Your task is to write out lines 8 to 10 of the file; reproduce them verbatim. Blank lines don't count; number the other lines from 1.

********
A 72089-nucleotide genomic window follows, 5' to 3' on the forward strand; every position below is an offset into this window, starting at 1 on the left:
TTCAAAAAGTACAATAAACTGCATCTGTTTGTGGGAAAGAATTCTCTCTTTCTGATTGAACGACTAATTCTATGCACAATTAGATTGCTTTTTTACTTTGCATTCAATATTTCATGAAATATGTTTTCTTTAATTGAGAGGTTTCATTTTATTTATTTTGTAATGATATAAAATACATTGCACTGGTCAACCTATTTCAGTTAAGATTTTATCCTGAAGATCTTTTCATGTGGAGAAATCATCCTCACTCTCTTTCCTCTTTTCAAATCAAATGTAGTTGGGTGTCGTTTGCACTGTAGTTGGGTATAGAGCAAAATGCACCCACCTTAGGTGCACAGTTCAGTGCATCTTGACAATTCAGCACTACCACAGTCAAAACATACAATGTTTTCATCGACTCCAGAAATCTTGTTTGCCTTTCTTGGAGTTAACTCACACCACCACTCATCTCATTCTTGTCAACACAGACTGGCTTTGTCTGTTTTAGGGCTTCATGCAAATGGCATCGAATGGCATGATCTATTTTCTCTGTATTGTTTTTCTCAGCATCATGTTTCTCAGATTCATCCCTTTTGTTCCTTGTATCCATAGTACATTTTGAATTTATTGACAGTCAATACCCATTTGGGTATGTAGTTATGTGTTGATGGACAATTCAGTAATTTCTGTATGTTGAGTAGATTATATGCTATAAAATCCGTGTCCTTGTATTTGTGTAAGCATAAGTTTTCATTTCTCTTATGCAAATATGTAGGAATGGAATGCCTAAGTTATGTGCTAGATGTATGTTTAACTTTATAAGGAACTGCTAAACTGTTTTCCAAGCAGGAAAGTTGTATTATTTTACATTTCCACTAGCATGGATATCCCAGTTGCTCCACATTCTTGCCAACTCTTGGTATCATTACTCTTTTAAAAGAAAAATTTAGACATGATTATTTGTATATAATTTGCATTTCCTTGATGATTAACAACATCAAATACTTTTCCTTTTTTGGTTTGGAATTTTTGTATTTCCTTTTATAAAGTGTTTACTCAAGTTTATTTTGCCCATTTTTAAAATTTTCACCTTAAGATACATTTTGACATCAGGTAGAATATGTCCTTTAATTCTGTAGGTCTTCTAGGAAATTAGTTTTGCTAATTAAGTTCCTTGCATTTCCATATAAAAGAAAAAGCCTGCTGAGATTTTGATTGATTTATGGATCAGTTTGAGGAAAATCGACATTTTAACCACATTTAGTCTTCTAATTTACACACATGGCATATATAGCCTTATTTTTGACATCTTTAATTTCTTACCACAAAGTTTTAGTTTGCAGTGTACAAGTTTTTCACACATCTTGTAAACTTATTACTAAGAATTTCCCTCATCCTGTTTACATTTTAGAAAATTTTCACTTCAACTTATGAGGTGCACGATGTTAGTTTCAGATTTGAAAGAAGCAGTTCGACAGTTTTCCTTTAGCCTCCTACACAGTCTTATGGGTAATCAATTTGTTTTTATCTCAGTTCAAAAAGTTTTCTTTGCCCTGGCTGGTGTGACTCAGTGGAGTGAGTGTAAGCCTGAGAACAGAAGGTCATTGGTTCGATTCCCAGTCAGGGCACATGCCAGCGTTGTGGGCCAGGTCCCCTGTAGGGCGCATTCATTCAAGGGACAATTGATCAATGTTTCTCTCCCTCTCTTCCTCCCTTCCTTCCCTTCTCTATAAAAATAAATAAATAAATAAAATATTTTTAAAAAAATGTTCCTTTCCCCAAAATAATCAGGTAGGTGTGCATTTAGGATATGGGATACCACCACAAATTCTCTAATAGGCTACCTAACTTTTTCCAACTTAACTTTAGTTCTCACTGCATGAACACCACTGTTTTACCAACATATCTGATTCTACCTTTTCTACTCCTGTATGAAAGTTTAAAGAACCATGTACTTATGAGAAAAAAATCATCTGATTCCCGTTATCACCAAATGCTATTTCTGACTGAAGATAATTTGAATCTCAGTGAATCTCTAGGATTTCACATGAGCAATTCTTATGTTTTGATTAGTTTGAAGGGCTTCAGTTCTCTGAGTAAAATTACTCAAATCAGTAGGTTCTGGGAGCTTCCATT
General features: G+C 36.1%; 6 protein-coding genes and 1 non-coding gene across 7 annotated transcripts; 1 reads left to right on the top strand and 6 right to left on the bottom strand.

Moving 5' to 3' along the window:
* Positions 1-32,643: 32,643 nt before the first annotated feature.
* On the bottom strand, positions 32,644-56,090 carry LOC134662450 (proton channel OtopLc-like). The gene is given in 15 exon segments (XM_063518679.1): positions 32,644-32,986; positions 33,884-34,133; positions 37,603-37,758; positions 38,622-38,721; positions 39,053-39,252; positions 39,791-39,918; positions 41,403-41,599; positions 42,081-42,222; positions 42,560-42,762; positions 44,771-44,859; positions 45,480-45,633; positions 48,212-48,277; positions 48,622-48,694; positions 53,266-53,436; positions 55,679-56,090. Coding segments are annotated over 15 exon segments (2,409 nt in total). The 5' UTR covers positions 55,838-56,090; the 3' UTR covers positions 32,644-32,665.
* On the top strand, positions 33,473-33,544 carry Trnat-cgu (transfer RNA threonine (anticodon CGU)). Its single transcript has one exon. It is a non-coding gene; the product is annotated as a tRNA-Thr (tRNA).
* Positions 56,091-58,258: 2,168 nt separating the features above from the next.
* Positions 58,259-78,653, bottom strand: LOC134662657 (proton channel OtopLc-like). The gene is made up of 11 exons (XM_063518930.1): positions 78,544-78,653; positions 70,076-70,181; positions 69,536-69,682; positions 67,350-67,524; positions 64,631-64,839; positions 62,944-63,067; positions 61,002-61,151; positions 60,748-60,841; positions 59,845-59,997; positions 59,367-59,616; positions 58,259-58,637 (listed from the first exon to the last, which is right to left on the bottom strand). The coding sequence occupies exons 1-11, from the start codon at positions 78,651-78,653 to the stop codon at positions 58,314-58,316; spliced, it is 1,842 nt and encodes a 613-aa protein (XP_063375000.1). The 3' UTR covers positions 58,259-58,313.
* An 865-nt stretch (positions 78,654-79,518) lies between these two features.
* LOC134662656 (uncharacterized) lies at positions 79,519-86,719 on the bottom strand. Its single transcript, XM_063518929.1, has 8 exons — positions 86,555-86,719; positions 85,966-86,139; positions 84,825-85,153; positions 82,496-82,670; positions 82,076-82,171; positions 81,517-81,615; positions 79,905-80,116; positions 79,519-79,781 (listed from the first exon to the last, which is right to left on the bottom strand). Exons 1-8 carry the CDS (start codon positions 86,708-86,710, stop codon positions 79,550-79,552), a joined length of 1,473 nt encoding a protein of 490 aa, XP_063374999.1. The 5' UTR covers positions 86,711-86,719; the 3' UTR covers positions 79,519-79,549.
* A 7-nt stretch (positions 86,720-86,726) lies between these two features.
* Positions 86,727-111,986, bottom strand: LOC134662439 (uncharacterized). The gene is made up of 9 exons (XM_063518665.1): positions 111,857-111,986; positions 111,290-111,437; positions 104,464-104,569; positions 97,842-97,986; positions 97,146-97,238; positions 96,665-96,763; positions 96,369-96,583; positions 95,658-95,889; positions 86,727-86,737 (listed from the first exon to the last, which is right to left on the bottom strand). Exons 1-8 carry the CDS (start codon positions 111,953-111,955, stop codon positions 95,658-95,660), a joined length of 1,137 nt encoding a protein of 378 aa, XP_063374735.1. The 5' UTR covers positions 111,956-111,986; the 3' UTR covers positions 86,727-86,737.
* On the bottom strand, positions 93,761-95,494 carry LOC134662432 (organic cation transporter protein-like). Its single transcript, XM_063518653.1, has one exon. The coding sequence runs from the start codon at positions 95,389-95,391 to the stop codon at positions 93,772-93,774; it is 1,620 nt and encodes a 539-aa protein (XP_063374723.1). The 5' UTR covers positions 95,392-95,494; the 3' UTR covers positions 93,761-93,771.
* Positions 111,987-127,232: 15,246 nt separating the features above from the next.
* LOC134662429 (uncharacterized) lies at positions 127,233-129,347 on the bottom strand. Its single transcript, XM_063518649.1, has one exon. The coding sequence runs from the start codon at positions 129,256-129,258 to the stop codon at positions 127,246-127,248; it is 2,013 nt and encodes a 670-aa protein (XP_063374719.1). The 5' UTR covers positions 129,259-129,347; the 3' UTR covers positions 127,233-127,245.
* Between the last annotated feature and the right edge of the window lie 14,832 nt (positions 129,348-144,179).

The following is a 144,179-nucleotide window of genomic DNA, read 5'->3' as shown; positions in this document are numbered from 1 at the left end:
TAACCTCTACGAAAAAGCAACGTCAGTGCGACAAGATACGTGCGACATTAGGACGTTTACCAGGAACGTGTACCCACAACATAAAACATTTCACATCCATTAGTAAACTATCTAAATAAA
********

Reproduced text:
* Positions 56,091-58,258: 2,168 nt separating the features above from the next.
* Positions 58,259-78,653, bottom strand: LOC134662657 (proton channel OtopLc-like). The gene is made up of 11 exons (XM_063518930.1): positions 78,544-78,653; positions 70,076-70,181; positions 69,536-69,682; positions 67,350-67,524; positions 64,631-64,839; positions 62,944-63,067; positions 61,002-61,151; positions 60,748-60,841; positions 59,845-59,997; positions 59,367-59,616; positions 58,259-58,637 (listed from the first exon to the last, which is right to left on the bottom strand). The coding sequence occupies exons 1-11, from the start codon at positions 78,651-78,653 to the stop codon at positions 58,314-58,316; spliced, it is 1,842 nt and encodes a 613-aa protein (XP_063375000.1). The 3' UTR covers positions 58,259-58,313.
* An 865-nt stretch (positions 78,654-79,518) lies between these two features.